Now, how do you get in?? Suddenly a guy tapped on something and the gate swung opened. "Follow him!" I heard that voice again.

Behind me the black gate closed. What if this is not the place? How would I get out? Ah... it's summer. Just sleep on a porch somewhere.

"Excuse me. I'm looking for this." I showed my booking paper to 2 guys standing by a door.

"Yeah! It's here! Welcome!" in English.

Oh... at last. Curtains of drama one closed.

As I dragged myself down the stairs, I heard, "May I help you?" He carried my suitcase down the stairs and next... Fine O'Clock Hostel assured me I was back in Russia.

Posted by automidori 02:44 Archived in Russia Tagged sunset airport russia twilight novosibirsk

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Hello Sonja.
I am glad to see you have new story of your travel to Russia posted. I love to read about your experiences and view of my country.
Even if you seem to have bad luck when it comes to taxi...

by Katya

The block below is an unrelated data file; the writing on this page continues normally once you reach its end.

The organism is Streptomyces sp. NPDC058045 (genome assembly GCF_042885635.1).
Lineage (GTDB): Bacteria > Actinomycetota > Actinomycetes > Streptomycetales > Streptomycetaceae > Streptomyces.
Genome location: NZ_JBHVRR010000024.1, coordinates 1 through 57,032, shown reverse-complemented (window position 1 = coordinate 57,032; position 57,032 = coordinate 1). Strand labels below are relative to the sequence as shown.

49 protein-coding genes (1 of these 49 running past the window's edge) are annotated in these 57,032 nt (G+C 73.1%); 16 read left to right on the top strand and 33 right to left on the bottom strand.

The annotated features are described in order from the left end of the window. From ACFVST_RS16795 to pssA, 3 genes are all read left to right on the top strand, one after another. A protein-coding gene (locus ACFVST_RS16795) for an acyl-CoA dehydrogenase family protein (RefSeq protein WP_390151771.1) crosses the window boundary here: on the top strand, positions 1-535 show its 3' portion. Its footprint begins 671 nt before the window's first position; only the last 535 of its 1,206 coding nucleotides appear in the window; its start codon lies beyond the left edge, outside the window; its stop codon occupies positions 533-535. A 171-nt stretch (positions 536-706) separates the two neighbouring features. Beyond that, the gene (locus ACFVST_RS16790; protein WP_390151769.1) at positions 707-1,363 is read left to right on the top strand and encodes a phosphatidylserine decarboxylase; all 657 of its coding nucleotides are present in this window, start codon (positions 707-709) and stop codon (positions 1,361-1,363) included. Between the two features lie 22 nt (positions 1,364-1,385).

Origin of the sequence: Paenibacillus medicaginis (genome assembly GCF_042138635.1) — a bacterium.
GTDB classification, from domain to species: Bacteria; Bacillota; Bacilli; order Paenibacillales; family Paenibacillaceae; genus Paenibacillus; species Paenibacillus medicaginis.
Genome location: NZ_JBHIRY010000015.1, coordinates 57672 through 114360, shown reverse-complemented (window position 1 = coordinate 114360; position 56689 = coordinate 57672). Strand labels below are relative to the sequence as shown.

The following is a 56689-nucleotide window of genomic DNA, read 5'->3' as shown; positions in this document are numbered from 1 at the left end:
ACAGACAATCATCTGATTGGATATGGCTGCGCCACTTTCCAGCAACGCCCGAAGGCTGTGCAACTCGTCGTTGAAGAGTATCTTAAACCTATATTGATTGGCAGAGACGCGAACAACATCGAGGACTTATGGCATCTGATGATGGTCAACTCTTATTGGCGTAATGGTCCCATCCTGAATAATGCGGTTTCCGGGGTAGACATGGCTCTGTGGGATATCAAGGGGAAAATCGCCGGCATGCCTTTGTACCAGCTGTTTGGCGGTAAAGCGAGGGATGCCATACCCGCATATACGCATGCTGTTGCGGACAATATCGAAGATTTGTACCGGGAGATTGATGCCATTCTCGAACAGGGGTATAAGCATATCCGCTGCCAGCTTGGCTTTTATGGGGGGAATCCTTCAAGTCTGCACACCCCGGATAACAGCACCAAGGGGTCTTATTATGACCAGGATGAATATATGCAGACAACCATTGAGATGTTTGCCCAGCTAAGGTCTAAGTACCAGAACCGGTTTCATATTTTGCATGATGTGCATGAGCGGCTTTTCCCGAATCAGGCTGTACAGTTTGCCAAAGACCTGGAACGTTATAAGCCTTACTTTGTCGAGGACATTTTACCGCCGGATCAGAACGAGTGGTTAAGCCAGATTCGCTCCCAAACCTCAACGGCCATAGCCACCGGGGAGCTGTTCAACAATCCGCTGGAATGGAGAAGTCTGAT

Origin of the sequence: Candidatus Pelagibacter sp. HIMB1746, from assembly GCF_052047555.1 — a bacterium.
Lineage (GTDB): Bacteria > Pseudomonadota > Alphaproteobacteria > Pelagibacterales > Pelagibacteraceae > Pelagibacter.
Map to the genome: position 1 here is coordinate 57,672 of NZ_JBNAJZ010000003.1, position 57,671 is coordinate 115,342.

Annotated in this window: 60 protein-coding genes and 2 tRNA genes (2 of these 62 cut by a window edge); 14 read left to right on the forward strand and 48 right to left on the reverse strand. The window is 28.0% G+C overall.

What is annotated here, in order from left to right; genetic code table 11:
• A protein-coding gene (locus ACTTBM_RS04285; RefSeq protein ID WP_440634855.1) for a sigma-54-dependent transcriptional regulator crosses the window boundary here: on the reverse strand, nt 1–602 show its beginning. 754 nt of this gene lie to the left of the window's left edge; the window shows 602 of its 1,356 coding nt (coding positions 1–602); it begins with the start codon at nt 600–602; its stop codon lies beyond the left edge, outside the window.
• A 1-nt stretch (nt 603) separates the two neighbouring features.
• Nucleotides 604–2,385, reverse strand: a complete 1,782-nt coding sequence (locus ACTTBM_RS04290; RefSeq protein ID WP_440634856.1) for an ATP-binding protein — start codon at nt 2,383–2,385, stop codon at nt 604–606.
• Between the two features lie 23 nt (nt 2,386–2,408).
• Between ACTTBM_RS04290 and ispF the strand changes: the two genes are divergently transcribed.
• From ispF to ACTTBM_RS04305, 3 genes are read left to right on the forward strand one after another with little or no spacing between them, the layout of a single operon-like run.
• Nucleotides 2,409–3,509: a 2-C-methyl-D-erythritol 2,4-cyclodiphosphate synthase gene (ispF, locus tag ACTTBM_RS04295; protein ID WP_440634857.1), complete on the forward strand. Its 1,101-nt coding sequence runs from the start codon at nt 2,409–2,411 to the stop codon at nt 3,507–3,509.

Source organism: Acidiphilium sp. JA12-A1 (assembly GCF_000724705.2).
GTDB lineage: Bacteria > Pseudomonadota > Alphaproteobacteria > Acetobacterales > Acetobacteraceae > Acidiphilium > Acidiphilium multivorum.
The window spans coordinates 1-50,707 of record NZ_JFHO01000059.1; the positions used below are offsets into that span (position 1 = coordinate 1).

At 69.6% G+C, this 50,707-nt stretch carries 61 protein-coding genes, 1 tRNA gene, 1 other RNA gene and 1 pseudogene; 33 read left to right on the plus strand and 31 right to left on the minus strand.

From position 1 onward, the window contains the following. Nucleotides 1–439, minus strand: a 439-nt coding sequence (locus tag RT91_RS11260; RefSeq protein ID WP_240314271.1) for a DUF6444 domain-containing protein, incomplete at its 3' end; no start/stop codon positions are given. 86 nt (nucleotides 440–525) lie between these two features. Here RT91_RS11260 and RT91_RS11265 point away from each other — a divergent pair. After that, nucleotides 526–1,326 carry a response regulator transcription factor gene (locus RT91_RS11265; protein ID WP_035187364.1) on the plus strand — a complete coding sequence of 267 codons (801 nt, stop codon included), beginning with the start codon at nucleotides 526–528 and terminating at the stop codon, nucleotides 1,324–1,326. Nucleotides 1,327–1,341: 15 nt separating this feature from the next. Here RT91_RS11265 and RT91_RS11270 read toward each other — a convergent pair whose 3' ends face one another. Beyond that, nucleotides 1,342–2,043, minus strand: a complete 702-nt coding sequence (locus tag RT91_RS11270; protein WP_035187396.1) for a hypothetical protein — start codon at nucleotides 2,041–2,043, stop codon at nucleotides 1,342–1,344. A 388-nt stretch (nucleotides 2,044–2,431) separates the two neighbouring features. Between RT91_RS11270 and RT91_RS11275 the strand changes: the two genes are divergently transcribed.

Hello, Katya!
I am happy to see you here again. Yeah... I wasn't lucky with the taxi thing. But, that can happen anywhere. A friend commented on my Facebook that in fact he never trust taxis from airports anywhere, not even in his home country. So he too understands that my not-so-fortunate experience with the taxi in Novosibirsk didn't happen because it was Russia. It happened because it happened. Period. :D

by automidori

I once paid 3000 roubles in Krasnoyarsk. Ok, that was from airport to a town on other side of the main city and in snowstorm, but still... a bus (with two changes) would have cost me 150+30+150=330 roubles.

by Katya

On second note, if you are planning on your third trip to arrive in Omsk, please, ask someone local to meet you. I can't say anything good about Omsk International, and taxi drivers overcharge there a lot. You, not speaking any Russian, will likely get triple price. Also International terminal is a separate building, that gets closed once last passenger passes checkout point.

And yes, I offer myself as a translator/guide, if you'll be in Omsk in December and have noone else planned.

by Katya